At the end of December 2013 2,796 people were being held in detention centres in the UK, a 4% rise from December 2012. In addition, migrants are routinely detained under immigration powers in prisons. For example, 790 migrants were kept in prisons solely under immigration powers as of 3 June 2014.
The Immigration Act 1971 was the first law to include the power to detain immigrants. Detainees are held by the administrative authority of Home Office officials and there is no time limit on how long individuals can be detained under these powers. Guidance suggests that detention pending removal from the UK should only take place when removal is ‘imminent’. However, Home Office statistics show that people are held in detention for over a year. During the year ending March 2014, 29,801 people left detention. Of these, 18,115 (61%) had been in detention for less than 29 days, 5,703 (19%) for between 29 days and two months and 4,127 (14%) for between two and four months. Of the 1,856 (6%) remaining, 175 had been in detention for between one and two years and 39 for two years or longer.
The Home Office has 10 ‘Immigration Removal Centres’, as well as a prison that exclusively holds detainees. Current policy outlines that detention is normally used in the following circumstances: initially to establish a person’s identity or basis of a claim; to effect removal; and where there is reason to believe that the person will fail to comply with any conditions attached to the grant of temporary admission or release. Migrants can also be detained while awaiting a decision by the Home Office on whether or not to grant them leave to enter the UK. Some specific categories of people who can be detained are outlined below:
1. Asylum Seekers (including new arrivals) awaiting outcomes of their applications
Asylum Seekers: Asylum seekers are those who have requested protection as a refugee. In 2012, 48% of immigration detainees were asylum seekers.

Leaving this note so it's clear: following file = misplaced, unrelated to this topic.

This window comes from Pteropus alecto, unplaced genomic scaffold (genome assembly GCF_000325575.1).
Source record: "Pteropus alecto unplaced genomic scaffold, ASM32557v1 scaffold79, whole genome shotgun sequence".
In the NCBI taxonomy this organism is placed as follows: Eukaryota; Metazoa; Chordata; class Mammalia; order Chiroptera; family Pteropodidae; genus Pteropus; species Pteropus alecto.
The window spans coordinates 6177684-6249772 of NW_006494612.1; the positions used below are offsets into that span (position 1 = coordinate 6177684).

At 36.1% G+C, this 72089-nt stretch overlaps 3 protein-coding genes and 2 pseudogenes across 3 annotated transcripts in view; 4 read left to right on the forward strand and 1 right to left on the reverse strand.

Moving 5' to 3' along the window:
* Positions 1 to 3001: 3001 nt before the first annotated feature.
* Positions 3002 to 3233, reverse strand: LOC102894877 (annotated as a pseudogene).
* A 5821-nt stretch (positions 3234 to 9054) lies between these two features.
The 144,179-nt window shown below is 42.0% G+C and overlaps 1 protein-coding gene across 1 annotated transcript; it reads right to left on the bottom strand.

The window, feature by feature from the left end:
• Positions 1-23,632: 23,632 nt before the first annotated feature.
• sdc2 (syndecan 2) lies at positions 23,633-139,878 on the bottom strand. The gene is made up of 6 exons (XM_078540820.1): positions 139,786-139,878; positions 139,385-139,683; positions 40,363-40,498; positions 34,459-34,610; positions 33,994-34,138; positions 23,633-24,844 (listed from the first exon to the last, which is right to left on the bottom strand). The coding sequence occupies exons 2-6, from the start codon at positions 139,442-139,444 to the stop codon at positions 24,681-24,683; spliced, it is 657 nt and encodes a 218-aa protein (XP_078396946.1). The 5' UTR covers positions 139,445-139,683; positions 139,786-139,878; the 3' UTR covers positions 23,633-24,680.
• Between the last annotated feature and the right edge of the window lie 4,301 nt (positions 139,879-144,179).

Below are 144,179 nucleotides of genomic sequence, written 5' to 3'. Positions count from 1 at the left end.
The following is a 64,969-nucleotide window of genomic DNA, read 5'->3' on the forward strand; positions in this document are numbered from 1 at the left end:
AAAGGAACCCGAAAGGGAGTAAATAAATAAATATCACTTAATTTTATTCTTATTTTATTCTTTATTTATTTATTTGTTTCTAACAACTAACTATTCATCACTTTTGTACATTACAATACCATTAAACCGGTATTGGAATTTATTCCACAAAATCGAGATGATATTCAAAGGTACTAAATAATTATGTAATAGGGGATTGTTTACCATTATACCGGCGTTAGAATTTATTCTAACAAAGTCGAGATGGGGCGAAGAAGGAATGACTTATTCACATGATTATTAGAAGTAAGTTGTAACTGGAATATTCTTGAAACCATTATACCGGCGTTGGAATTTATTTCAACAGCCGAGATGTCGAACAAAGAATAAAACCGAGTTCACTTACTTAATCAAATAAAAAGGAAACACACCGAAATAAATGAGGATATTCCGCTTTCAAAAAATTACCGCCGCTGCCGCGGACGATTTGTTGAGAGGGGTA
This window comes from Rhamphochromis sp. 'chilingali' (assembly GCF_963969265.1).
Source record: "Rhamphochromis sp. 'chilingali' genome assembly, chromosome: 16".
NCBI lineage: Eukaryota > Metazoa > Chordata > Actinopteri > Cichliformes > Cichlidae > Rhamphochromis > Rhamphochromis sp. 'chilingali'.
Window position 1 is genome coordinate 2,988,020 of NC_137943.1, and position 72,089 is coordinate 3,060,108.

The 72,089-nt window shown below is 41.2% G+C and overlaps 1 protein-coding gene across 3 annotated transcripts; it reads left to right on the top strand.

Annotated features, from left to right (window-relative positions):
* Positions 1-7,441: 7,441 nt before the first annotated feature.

Detained Fast Track: If an immigration official believes that a person’s asylum case is ‘straightforward’ their claim for asylum can be processed through the ‘Detained Fast Track’ system. The Fast Track process usually takes several weeks, and imposes very tight deadlines for appeals. Asylum applications considered likely to be ‘clearly unfounded’ can be routed onto the ‘Detained Non Suspensive Appeal’. This means that the Home Office can ‘certify’ their application, meaning that at the end of their 10-14 day asylum process the person has no right of appeal in the UK to an independent court or tribunal.
2. Refused asylum-seekers and other migrants pending removal
Unsuccessful asylum applicants: Many detainees are asylum-seekers whose claims have been refused and who are detained for removal.
Newly Arrived Migrants: Newly arrived migrants who have been refused permission to enter the UK can be detained.
Visa overstayers: Overstayers are those who have previously have had a visa allowing them to be in the UK, but this has then run out. Some may have unsuccessfully applied for this to be extended.
Breach of conditions of visa: Those who have not complied with the terms of their visa can have their visa cancelled and be detained.
3. People considered likely to fail to comply with any conditions attached to the grant of temporary admission or release
Concerns a person might abscond: If the government has grounds to believe that an asylum seeker or migrant might abscond or not abide by the conditions for entry then the asylum seeker or migrant can be detained.
4. Foreign national ex-offenders pending or appealing against deportation
Foreign National Ex-Offenders: Many ex-offenders are detained in prisons. Recent figures also show that there are 790 detainees held in prisons for immigration purposes . These are people who have completed their sentence but are kept in a prison on grounds that their immigration status is not guaranteed.